Campaign: Launch of the Ibrahim Index of African Governance
Client: Mo Ibrahim Foundation
PR teams: Portland and in-house
Timescale: Mid-September to mid-November
Budget: Undisclosed, but estimated to be in the region of £75,000
Telecoms entrepreneur Mo Ibrahim set up his eponymous foundation two years ago to promote good governance and support leadership in sub-Saharan Africa. It publishes the Index, a study compiled each year by Harvard University on the state of governance in Africa, charting progress in areas such as road building and adult literacy rates.
The foundation also awards the high-profile US$5m Mo Ibrahim Prize for Achievement in African Leadership, awarded annually to a former African head of state or government. The inaugural prize was won last year by the former President of Mozambique, Joaquim Chissano. At the beginning of November, the 2008 winner was announced as Festus Mogae, former President of Botswana.
In September, Portland launched a campaign to boost the profile of the award, the Index and the foundation itself.
- To gain better recognition of the Index results, particularly in the African media
- To generate debate about governance issues in Africa.
Strategy and plan:
Groundwork for the campaign was lengthy because of the notoriously poor telephone links with African journalists. Many can only be reached on mobile phones.
Using the study results - which ranked 48 countries - Portland produced 48 targeted news releases.
A press conference to launch the Index in Addis Ababa, Ethiopia, drew both print and broadcast media. Along with the help of the in-house team, Portland set up interviews with the foundation's board members. The findings were released on the day in Africa, but the news story had already been sent out and embargoed in Europe.
Eight Portland team members worked the phones for two days in London to brief the hundreds of African journalists who had been sent the news release.
The team had also placed advertisements on the launch day, announcing the news in 42 national newspapers in Africa to make sure the message got across.
Opinion pieces under Ibrahim's byline were placed in eight key African newspapers to follow up the launch.
Soon after the event, Portland organised a news conference in London's City Hall, where Kofi Annan announced Mogae was the 2008 winner.
As well as targeting the wire journalists, Portland set up interviews with all the major global broadcasters such as BBC and CNN and sold in Q&As with Ibrahim to 12 African newspapers.
Measurement and evaluation:
Newspapers, radio stations and websites in 32 African countries reported the Index launch story, including The Voice in Botswana, The Cameroon Link, Ghanaian Journal, and Madagascar Tribune. Pan-African news agencies and websites such as the African Press Association, Afrik.com and AllAfrica.com carried stories.
International media coverage included BBC News, Time magazine, The Independent, CNN and Le Figaro online.
The campaign resulted in debate on governance and leadership on radio station phone-ins, online and in letters pages of African newspapers.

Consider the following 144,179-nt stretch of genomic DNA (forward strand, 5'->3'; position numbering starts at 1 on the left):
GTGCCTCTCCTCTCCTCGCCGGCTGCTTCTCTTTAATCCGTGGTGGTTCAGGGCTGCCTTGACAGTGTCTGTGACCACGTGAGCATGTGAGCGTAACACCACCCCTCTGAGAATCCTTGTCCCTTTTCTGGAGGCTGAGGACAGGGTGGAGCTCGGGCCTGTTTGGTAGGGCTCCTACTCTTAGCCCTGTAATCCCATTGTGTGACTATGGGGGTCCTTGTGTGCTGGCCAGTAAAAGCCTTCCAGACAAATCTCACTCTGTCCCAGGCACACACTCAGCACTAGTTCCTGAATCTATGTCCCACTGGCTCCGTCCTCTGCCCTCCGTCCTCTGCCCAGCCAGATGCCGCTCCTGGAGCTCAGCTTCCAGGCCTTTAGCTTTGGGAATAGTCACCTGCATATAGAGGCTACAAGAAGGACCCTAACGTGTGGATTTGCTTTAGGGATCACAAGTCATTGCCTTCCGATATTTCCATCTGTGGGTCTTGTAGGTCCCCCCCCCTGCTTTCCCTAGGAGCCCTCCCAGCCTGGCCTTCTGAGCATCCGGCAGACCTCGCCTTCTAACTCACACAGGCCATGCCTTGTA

A number of organisations across Africa are already using the Index as a tool to evaluate the performance of their governments and hold them to account, such as South Africa's opposition Democratic Alliance, which used its country's Index scores to highlight the government's record on security.
Sputnik Kilambi, media consultant at Contact FM, a radio station in Rwanda, says: 'We are trying to have a more pan-African perspective to our news so this was very relevant. We ran news pieces on the Index and the award.'
Marcus Smith, Head of internal comms, Weber Shandwick
At face value, you cannot lose with a project like this. Who could possibly oppose a philanthropic programme that seeks to advance the cause of good governance in Africa? What right-thinking person could be against such a lofty goal and what media outlet is going to turn down that story?
Except that things are never quite that simple, particularly when a key target is the African media. There are considerable challenges in first identifying the key individuals and then in connecting with them. When the challenge encompasses the placement of carefully timed advertisements in key African publications as well, then the obstacles are immense.
Which is what makes Portland's achievement all the more impressive. The agency committed significant resources to the project in order to reach out to many African journalists. And with the subsequent event in London - the Mo Ibrahim Prize for Achievement in African Leadership - the agency showed the importance of engaging the influential Western media alongside the African so that this is positioned as a genuinely global story.
Western journalists still tend to concentrate on the negative stories about Africa: the civil wars, the famine, the corruption and the crime. They miss the fact that many African countries have made astonishing progress. Portland's success is in communicating a sense of this positivism across the broadest possible spectrum of media.